The first six seasons of Food Network's megahit, "The Next Food Network Star," had a sandbox mentality. Everyone played together nicely and cheered each other's success, with few exceptions.
In other words, the Season 7 spice is a sprinkling of Davidi.
Self-described as a "voluptuous Middle-Eastern woman," Davidi said she never went out of her way to clash with her fellow competitors — but she certainly wasn't going to back down from a fight, either. The first challenge is barely underway when Davidi clashes with a fellow contestant, later declaring her "cuckoo" and a "complete mess in the kitchen." The tension spills over into the second challenge, when Davidi verbally cuts off her nemesis at the knees. Davidi promises: "That's just a smidgen of what is going to be on this season."
Host and judge Bobby Flay acknowledged the temperamental shift in the program that awards its winner with his or her very own show on the Food Network. He says that wannabe stars have studied past seasons of the show and arrive thinking they've got it all figured out. "They think they know what the deal is, but they have no clue," Flay said. "We do everything we can to keep them guessing and see what happens."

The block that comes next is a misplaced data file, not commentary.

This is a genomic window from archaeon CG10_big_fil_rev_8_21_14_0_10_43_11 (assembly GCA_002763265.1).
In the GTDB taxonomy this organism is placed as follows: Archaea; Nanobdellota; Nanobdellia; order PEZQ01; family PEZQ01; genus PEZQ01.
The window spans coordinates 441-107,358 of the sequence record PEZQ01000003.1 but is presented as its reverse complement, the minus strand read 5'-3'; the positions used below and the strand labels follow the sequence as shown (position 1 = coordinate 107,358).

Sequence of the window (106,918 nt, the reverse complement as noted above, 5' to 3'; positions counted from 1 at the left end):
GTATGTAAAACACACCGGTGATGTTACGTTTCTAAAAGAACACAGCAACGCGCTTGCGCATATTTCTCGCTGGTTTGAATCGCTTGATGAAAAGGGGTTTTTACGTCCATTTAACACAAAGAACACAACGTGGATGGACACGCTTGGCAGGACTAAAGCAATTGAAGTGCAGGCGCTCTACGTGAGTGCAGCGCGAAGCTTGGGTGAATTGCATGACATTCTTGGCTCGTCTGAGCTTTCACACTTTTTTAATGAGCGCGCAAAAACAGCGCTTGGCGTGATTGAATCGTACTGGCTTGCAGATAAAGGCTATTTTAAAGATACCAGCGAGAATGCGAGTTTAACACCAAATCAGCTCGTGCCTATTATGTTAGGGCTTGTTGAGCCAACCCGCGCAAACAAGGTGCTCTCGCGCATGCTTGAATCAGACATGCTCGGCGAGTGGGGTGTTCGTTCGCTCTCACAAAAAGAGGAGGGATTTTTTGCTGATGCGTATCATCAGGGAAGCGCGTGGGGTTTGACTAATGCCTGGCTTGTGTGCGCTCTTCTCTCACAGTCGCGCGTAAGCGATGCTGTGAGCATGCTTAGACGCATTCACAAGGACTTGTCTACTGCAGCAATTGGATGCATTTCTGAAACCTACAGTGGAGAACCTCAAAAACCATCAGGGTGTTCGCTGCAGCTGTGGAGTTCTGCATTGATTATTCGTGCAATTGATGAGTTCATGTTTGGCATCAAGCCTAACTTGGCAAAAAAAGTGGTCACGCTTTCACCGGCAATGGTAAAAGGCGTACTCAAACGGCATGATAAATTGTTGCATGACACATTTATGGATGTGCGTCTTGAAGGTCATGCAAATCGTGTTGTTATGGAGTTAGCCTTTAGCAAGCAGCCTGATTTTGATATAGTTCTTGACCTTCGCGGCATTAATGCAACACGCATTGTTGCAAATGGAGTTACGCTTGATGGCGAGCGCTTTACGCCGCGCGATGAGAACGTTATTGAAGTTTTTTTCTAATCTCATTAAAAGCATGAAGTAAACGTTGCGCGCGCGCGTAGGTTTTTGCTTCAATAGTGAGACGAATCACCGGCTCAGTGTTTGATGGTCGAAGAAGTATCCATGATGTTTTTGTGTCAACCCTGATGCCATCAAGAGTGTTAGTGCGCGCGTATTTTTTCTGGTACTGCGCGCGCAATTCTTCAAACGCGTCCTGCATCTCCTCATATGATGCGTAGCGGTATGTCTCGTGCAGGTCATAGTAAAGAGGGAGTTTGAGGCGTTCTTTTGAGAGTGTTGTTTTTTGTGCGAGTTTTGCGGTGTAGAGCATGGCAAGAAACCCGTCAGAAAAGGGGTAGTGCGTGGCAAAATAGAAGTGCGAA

No doubt the competitors also arrive well versed in rule No. 1 of reality TV: conflict = TV face time.
Set in and around Hollywood, the new season of "Food Network Star" features its biggest field yet, 15 contestants in all. They're all vying to follow in the footsteps of spiky-haired Guy Fieri, the Season 2 winner, or Aarti Sequeira, the Los Angeles food blogger who charmed her way to a Season 6 victory, and will make an appearance this season.
The show, which is the network's answer to "American Idol," has yet to duplicate Fieri's phenomenal success, but it nonetheless remains the network's most popular program because, well, it seems everyone wants to have their own cooking show on the Food Network
In addition to Davidi, there's finger-food specialist Jyll Everman, 31, of Glendora, and Katy Clark, 34, of Long Beach, a life and fitness coach.
But if the first episode is any indication, Davidi steals the limelight with her brazen determination (Everman aptly describes Davidi's Day 1 demeanor as "Hi. Hello. I'm here to win.") and her willingness to position herself as a sexpot to do it.
She earns quite the compliment in the first episode from Food Network's senior vice president for marketing and brand strategy, Susie Fogelson, who often chides competitors for failing to tap into their personal authenticity: "She really is an empowered woman," Fogelson says of Davidi. "Whether you like it or not, Penny is who she is."
Davidi couldn't agree more, even if that sometimes leads to conflict. "When you are a little bit confident and secure within yourself, sometimes people get a little intimidated."